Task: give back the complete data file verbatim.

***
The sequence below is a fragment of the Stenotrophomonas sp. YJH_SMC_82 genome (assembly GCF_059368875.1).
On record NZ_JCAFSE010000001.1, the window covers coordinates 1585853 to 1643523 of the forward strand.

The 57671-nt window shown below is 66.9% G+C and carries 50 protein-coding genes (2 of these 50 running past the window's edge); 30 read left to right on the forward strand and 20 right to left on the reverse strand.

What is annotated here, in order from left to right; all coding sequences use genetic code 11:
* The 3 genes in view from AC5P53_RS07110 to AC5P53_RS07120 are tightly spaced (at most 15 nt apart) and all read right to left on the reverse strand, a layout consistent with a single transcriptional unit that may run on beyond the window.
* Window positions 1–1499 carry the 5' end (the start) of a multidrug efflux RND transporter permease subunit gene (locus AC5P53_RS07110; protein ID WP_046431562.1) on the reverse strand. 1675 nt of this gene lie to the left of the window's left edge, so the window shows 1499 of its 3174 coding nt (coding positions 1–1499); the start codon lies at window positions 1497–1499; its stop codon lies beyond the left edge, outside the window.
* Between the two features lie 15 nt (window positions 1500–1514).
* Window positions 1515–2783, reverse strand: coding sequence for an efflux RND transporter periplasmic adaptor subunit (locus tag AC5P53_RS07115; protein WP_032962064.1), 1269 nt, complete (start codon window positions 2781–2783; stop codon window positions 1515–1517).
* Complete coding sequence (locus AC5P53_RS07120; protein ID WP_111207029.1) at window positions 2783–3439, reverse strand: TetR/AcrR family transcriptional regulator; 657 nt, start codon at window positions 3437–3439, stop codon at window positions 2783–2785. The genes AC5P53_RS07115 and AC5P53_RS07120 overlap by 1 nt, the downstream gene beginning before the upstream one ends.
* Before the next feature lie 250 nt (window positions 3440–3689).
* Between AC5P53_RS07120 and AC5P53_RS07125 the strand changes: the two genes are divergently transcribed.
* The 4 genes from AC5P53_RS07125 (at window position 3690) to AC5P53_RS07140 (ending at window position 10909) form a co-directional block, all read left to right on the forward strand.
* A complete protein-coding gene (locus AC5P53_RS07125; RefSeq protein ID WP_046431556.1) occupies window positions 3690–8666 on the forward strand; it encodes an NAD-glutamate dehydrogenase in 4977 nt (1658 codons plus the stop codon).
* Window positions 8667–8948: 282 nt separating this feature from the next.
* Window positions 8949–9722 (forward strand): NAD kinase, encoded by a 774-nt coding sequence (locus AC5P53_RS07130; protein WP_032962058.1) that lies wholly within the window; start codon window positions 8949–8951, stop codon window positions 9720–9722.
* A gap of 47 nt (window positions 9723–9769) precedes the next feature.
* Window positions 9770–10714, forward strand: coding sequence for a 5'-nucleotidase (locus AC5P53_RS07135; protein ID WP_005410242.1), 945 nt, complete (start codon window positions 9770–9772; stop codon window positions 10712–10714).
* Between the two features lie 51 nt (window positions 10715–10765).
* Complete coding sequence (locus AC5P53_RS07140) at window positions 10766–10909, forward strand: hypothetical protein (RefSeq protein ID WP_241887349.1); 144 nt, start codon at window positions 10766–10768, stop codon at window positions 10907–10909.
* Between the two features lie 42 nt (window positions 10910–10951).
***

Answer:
The sequence below is a fragment of the Stenotrophomonas sp. YJH_SMC_82 genome (assembly GCF_059368875.1).
On record NZ_JCAFSE010000001.1, the window covers coordinates 1585853 to 1643523 of the forward strand.

The 57671-nt window shown below is 66.9% G+C and carries 50 protein-coding genes (2 of these 50 running past the window's edge); 30 read left to right on the forward strand and 20 right to left on the reverse strand.

What is annotated here, in order from left to right; all coding sequences use genetic code 11:
* The 3 genes in view from AC5P53_RS07110 to AC5P53_RS07120 are tightly spaced (at most 15 nt apart) and all read right to left on the reverse strand, a layout consistent with a single transcriptional unit that may run on beyond the window.
* Window positions 1–1499 carry the 5' end (the start) of a multidrug efflux RND transporter permease subunit gene (locus AC5P53_RS07110; protein ID WP_046431562.1) on the reverse strand. 1675 nt of this gene lie to the left of the window's left edge, so the window shows 1499 of its 3174 coding nt (coding positions 1–1499); the start codon lies at window positions 1497–1499; its stop codon lies beyond the left edge, outside the window.
* Between the two features lie 15 nt (window positions 1500–1514).
* Window positions 1515–2783, reverse strand: coding sequence for an efflux RND transporter periplasmic adaptor subunit (locus tag AC5P53_RS07115; protein WP_032962064.1), 1269 nt, complete (start codon window positions 2781–2783; stop codon window positions 1515–1517).
* Complete coding sequence (locus AC5P53_RS07120; protein ID WP_111207029.1) at window positions 2783–3439, reverse strand: TetR/AcrR family transcriptional regulator; 657 nt, start codon at window positions 3437–3439, stop codon at window positions 2783–2785. The genes AC5P53_RS07115 and AC5P53_RS07120 overlap by 1 nt, the downstream gene beginning before the upstream one ends.
* Before the next feature lie 250 nt (window positions 3440–3689).
* Between AC5P53_RS07120 and AC5P53_RS07125 the strand changes: the two genes are divergently transcribed.
* The 4 genes from AC5P53_RS07125 (at window position 3690) to AC5P53_RS07140 (ending at window position 10909) form a co-directional block, all read left to right on the forward strand.
* A complete protein-coding gene (locus AC5P53_RS07125; RefSeq protein ID WP_046431556.1) occupies window positions 3690–8666 on the forward strand; it encodes an NAD-glutamate dehydrogenase in 4977 nt (1658 codons plus the stop codon).
* Window positions 8667–8948: 282 nt separating this feature from the next.
* Window positions 8949–9722 (forward strand): NAD kinase, encoded by a 774-nt coding sequence (locus AC5P53_RS07130; protein WP_032962058.1) that lies wholly within the window; start codon window positions 8949–8951, stop codon window positions 9720–9722.
* A gap of 47 nt (window positions 9723–9769) precedes the next feature.
* Window positions 9770–10714, forward strand: coding sequence for a 5'-nucleotidase (locus AC5P53_RS07135; protein ID WP_005410242.1), 945 nt, complete (start codon window positions 9770–9772; stop codon window positions 10712–10714).
* Between the two features lie 51 nt (window positions 10715–10765).
* Complete coding sequence (locus AC5P53_RS07140) at window positions 10766–10909, forward strand: hypothetical protein (RefSeq protein ID WP_241887349.1); 144 nt, start codon at window positions 10766–10768, stop codon at window positions 10907–10909.
* Between the two features lie 42 nt (window positions 10910–10951).